Turkish President Abdullah Gul welcomed the U.S.-Russian agreement to destroy Syria's chemical weapons but said that should not allow those who perpetrated a "crime against humanity" by using the weapons against civilians to escape justice.

Gul, whose nation borders Syria to the north and hosts refugees from the conflict, also lamented that "geopolitical considerations" had stymied Security Council action to stop the fighting.

"It is a disgrace that the United Nations Security Council has failed to uphold its primary responsibility in this case," he said, predicting that if the international community fails to act, the death toll would double by next year.

Ban stressed that the international community "can hardly be satisfied with destroying chemical weapons while the wider war is still destroying Syria," and he stressed that the "vast majority" of the killing has been carried out with conventional weapons

"I appeal to all states to stop fueling the bloodshed and to end the arms flows to all parties," the secretary-general said.

Ban decried the plight of the more than 7 million Syrians forced to flee their homes and called on the Syrian government and opposition to "lift all obstacles" to access for humanitarian workers and release "the thousands of men, women and children whose detention has no basis in international law."

Beyond Syria, the secretary-general said, "we can see tremendous stress and upheaval across the region."

"Historic transitions have stumbled or slowed. Springs of inspiration are giving way to winters of disillusionment," Ban said, without naming any countries. "The challenges are immense: building democracy and pluralistic dialogue; dousing the flames of sectarianism; filling the security vacuum after the iron grip of dictators is gone."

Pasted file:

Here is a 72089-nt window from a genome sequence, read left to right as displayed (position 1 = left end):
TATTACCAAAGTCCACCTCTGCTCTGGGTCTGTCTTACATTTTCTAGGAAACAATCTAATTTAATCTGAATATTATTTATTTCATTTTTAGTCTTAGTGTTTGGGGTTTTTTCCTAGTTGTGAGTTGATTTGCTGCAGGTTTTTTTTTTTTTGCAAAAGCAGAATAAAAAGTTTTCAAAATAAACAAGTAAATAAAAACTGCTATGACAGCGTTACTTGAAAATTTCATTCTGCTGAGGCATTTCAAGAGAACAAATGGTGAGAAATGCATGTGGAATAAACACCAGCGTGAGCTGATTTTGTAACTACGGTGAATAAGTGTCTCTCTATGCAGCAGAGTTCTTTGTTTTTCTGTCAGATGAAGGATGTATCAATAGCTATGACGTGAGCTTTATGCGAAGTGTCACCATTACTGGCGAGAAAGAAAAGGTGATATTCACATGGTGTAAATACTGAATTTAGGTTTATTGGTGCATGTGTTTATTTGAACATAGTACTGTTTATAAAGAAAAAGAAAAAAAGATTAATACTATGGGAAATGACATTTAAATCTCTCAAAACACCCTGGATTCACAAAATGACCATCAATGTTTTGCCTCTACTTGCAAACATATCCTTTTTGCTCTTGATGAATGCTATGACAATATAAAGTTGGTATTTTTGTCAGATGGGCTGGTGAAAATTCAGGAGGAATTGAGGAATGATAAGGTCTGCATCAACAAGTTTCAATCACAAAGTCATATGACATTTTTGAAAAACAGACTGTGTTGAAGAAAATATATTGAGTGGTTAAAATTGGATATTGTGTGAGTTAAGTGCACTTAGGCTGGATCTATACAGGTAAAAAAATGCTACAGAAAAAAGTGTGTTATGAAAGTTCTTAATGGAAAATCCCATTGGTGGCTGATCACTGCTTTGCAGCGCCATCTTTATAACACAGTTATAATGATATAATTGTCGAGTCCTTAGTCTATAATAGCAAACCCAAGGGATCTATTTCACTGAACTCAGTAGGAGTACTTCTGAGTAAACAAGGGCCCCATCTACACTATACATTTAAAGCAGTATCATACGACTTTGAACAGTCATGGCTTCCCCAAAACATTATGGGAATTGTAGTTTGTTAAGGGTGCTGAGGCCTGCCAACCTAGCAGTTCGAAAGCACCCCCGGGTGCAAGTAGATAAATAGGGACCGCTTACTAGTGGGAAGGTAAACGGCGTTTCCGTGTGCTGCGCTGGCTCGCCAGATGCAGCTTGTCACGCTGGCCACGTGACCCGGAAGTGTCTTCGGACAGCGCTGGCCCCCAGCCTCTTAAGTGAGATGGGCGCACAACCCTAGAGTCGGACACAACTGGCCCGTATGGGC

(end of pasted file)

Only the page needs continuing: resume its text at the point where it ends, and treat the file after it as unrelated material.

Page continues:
The secretary-general also welcomed the revival of direct negotiations between Israel and the Palestinians. And he declared, "Let the 21st century be the century of women."

Ban announced that the U.N. will hold a climate summit next September in New York and challenged leaders to bring "bold pledges" to close the emissions gap.

On another issue that has had worldwide repercussions, Brazil's President Dilma Rousseff lashed out at the United States for its electronic spying program.

Brazil is an important hub for trans-Atlantic fiber optic cables, and the National Security Agency has reportedly intercepted her communications with aides, hacked into the computer network of a state-run oil company and scooped up data from billions of emails and telephone calls flowing through the country.

Rousseff last week shelved an upcoming state trip to Washington in a show of anger over the NSA surveillance program.

"Tampering in such a manner in the affairs of other countries is a breach of international law and is an affront to the principles that must guide the relations among them, especially among friendly nations," she said. "A sovereign nation can never establish itself to the detriment of another sovereign nation."


Associated Press Writers Matthew Pennington and Lara Jakes at the United Nations contributed to this report.